Another Round wasn't even nominated here, so it had no chance to continue its awards season dominance. So, in its absence, other films had a chance to finally take home an award. Quo Vadis, Aida? took home the Spirit Award, giving some solace to those who believed it should have earned the Oscar over Thomas Vinterberg's dramedy about drinking. Whether or not it actually should have, I really couldn't say. But hey, fans of the Spirit Award winner can rest easy knowing it won here, even if it fell short at the Oscars.

Best Director

Surprising absolutely no one, Chloe Zhao continued her dominance in the Best Director category all throughout awards season. And adding insult to the other directors' injuries, she also won the Oscar. To say it's not deserved would be completely ill advised and out of my element, so that's not my aim here. What I want to say is that I would have liked to see someone else win for once. Someone like Eliza Hittman for Never Rarely Sometimes Always or Kelly Reichardt for First Cow.

Best Supporting Actress

Yuh Jung Youn kept up her win streak here with her win at the Spirit Awards. And you may or may not know, that she didn't stop there. She also took home the Oscar. Maria Bakalova had been winning practically everything up until Youn started her accolade collection. It's no surprise here that she won and it's well deserved if you've seen her performance in Minari.

Best Supporting Actor

This is one of the Spirit Award winners that made me the happiest. Paul Raci had been losing out to Daniel Kaluuya for the entirety of Awards Season, and who could argue against that performance? However, it was just nice to see that Raci finally won something for his terrific performance in Sound of Metal. As I've said before, the Spirit Awards can correct some things sometimes. And sometimes that thing is category fraud at the Oscars. Despite Kaluuya's performance being my favorite, it probably should have been a lead performance. But they knew that had absolutely no chance at beating Anthony Hopkins or Chadwick Boseman. Hence, the category fraud. Category fraud aside, I am ecstatic for Paul Raci as his award here was more than deserved.

Best Actress

I felt this was another situation in which the Spirit Awards preemptively corrected the Oscars. Many thought that Carey Mulligan might receive her first golden statue, but not so. She did win here, yes. And rightfully so, if you ask me. But she fell to Frances McDormand at the Oscars. Still though, winning here is huge and it's almost better in my opinion. The indies tend to be better than the Oscars, but I digress. Congratulations to Carey Mulligan on her win here, but I am deeply sorry for your undeserved loss at the Oscars.

Best Male Lead

Riz Ahmed finally received his due here for his performance in Sound of Metal, which really won big here. I always felt bad for him constantly falling short to Chadwick Boseman and Anthony Hopkins. I'm glad that someone finally recognized him for his wonderful performance in this excellent film. I had actually predicted this would happen on Gold Derby, as Film Independent probably assumed that Chadwick would receive the Oscar, so they felt Riz should win this. I don't know if that was the exact thought process, obviously, but that makes some good sense, doesn't it? Well, unfortunately Chadwick wasn't given his posthumous Oscar and it was all for naught. Chadwick dominating Awards Season until lately was a solid indicator that it would continue, and we saw no signs of him slowing down. All that aside, I want to bring the spotlight back to Riz Ahmed who earned this well deserved Spirit Award and I'd like to applaud him for it. Bravo.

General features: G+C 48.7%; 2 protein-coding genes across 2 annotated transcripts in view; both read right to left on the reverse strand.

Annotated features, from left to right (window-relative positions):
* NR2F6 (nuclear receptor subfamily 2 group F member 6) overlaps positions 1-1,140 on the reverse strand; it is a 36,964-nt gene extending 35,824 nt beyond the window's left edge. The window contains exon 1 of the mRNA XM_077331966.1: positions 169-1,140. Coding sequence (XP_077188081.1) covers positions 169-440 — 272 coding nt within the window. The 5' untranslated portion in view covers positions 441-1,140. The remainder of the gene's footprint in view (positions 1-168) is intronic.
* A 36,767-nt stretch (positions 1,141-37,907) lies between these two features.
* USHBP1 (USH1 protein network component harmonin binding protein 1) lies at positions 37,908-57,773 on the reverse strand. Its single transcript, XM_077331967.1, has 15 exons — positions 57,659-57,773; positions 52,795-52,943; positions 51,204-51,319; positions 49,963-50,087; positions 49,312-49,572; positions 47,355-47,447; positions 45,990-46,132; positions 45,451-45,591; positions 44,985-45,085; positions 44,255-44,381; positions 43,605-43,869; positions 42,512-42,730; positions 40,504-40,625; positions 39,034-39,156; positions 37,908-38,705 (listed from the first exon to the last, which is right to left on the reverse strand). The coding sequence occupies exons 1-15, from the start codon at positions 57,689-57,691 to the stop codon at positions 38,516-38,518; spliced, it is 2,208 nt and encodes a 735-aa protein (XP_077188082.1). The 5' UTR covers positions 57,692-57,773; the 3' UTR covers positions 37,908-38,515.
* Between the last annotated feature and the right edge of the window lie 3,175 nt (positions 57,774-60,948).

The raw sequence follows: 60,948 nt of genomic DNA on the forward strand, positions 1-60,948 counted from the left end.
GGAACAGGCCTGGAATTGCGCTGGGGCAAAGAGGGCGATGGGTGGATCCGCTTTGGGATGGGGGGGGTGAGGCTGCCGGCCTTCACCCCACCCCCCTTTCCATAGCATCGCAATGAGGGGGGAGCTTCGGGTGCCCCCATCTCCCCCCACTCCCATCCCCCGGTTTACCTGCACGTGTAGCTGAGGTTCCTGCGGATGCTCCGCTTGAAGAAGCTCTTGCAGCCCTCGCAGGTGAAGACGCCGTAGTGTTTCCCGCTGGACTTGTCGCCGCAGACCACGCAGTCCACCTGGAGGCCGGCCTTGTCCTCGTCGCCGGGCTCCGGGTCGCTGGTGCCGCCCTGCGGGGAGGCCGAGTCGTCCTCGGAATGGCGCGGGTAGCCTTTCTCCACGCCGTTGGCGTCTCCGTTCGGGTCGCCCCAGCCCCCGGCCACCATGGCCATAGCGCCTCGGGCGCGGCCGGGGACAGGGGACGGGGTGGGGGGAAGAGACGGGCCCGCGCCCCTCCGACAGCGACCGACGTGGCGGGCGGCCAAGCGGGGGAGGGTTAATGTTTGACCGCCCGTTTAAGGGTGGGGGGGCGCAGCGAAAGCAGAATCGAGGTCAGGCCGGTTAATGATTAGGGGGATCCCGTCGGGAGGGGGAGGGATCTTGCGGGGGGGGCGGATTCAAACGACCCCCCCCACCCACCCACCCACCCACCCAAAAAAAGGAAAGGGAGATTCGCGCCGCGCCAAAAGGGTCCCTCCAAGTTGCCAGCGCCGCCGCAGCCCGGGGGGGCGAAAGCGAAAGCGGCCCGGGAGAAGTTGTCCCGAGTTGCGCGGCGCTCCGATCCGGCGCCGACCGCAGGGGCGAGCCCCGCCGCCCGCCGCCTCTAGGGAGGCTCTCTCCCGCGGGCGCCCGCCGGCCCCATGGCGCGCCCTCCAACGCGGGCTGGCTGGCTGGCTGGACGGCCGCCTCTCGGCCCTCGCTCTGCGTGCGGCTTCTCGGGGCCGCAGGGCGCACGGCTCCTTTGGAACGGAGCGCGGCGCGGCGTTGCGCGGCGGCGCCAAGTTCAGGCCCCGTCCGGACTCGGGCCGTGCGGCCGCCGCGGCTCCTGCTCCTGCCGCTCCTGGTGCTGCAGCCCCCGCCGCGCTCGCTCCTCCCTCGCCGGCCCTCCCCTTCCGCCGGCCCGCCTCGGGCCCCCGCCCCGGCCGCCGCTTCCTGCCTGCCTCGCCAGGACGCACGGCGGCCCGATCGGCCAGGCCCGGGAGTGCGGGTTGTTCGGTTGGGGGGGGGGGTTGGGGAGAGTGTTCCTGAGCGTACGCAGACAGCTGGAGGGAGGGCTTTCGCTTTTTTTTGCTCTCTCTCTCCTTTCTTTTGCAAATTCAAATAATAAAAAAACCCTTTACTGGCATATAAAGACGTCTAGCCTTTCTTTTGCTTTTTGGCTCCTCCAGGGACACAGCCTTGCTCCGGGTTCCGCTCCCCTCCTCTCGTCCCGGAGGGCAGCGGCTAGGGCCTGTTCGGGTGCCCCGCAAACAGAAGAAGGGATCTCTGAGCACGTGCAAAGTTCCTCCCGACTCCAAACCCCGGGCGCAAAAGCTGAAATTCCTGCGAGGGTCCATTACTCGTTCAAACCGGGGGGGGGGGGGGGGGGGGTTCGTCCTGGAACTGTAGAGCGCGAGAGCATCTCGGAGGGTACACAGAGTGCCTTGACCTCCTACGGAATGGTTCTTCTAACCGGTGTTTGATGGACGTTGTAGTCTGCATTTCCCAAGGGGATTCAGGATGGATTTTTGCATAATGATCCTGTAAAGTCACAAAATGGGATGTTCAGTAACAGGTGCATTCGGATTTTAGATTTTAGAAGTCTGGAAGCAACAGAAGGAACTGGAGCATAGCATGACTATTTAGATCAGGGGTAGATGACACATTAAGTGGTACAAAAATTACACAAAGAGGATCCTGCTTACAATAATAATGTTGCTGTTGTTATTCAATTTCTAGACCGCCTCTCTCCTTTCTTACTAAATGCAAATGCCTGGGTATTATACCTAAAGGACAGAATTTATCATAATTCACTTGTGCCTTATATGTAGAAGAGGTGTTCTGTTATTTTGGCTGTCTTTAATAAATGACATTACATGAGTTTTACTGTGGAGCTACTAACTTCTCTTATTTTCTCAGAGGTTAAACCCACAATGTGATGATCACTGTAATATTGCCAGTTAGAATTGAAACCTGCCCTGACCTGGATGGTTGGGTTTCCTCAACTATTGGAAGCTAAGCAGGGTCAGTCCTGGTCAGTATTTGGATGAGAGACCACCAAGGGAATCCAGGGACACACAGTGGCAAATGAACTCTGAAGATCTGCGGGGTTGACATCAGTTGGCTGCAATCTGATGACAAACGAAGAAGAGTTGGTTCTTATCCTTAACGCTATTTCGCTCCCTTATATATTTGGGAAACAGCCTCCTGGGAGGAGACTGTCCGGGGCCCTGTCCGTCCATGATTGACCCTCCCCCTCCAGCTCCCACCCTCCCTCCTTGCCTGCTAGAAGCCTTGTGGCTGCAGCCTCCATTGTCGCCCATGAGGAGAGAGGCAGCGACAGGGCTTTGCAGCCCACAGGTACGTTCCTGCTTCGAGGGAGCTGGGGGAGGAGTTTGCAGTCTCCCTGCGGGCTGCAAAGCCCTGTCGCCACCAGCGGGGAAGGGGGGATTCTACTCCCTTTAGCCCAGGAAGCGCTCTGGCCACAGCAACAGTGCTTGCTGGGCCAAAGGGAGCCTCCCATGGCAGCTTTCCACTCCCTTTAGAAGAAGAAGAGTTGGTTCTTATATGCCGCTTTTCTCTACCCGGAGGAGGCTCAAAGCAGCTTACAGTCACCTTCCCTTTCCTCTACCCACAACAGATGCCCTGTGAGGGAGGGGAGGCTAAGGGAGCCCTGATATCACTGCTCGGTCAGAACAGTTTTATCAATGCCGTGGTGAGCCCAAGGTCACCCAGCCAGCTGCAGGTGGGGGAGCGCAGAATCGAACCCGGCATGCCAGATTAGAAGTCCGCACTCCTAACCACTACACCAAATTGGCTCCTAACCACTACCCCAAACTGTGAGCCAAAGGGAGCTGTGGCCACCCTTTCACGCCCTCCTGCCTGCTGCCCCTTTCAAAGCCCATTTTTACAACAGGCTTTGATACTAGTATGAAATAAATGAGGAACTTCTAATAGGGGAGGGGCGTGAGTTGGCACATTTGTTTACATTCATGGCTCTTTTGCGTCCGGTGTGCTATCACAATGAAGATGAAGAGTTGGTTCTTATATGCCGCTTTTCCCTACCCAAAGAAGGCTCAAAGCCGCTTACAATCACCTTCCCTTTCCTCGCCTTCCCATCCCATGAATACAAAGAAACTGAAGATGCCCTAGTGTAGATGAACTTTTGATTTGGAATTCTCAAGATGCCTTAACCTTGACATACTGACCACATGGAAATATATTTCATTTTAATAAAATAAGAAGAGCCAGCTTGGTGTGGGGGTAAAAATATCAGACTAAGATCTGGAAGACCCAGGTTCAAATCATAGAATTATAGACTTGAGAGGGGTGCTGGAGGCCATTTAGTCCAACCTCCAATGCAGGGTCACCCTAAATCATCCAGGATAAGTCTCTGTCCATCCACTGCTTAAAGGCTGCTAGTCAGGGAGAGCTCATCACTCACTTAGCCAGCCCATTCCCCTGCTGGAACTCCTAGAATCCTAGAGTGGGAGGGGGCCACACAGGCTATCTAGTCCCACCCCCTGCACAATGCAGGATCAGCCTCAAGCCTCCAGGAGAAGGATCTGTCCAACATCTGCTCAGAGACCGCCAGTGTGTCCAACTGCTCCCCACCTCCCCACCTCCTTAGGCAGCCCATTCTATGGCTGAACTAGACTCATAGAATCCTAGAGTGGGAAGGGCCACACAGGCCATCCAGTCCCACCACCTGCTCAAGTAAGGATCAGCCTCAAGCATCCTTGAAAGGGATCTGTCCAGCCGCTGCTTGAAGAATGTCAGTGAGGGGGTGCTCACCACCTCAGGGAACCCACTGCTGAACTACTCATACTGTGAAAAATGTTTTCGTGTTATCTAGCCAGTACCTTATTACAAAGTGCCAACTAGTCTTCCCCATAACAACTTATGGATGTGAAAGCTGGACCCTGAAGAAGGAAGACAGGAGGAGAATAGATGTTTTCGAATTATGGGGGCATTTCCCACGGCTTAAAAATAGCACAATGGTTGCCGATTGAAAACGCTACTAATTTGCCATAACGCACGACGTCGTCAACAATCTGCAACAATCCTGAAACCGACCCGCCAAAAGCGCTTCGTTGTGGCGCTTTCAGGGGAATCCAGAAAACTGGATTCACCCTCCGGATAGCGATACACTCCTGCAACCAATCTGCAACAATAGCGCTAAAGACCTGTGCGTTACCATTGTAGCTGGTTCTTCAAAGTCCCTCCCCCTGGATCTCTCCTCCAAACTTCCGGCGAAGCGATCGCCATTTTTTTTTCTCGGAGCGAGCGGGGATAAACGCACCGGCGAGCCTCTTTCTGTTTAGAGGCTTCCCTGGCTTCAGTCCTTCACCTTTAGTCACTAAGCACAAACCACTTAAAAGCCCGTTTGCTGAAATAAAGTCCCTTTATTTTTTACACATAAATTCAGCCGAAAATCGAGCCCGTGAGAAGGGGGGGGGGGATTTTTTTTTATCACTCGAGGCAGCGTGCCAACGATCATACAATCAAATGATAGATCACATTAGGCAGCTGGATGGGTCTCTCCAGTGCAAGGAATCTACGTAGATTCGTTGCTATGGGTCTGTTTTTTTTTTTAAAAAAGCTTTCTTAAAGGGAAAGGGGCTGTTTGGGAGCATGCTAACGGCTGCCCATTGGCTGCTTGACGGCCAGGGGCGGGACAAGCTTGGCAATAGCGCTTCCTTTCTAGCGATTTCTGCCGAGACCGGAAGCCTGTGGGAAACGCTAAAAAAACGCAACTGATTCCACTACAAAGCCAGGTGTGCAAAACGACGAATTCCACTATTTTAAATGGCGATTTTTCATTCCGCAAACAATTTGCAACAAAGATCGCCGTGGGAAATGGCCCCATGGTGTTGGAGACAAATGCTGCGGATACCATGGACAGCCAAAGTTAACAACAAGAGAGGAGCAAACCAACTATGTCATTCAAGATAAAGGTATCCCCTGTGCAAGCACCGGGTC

Best Feature

After a string of surprise wins, we now return to your regularly scheduled programming: completely unsurprising victories. Nomadland took home the top prize here, as well as the Oscar. Yes, it's a great film and it's well deserved. Blah blah blah. I would still like to see something like First Cow or Never Rarely Sometimes Always win instead. I just felt those films took the minimalist approach and utilized them better in their respective stories. Still though, I can't be too mad as it's not at all an undeserving film by any means. I just don't like to be bored. And I was pretty bored with it winning literally everything throughout the entirety of Awards Season. Congratulations to Chloe Zhao and her Nomadland team. Now, we don't have to talk about this film anymore as we gear up for Awards Season 2022. I have an idea of what to watch out for next year, so stay tuned for that.

What did you think about the Film Independent Spirit Awards winners this year?

Let me know in the comments.

Rob McNeil

My name is Rob McNeil. I was born and raised in Normal, Illinois and I am a 28 year-old award winning screenwriter. I am very passionate about film, so much that I watch far too many films on a daily basis. I have written fifteen feature screenplays, a spec pilot thriller series, and several short scripts. I aim to make filmmaking a career, but for now, I will write about it.

Rob McNeil

My name is Rob McNeil. I was born and raised in Normal, Illinois and I am a 28 year-old award winning screenwriter. I am very passionate about film, so much that I watch far too many films on a daily basis. I have written fifteen feature screenplays, a spec pilot thriller series, and several short scripts. I aim to make filmmaking a career, but for now, I will write about it.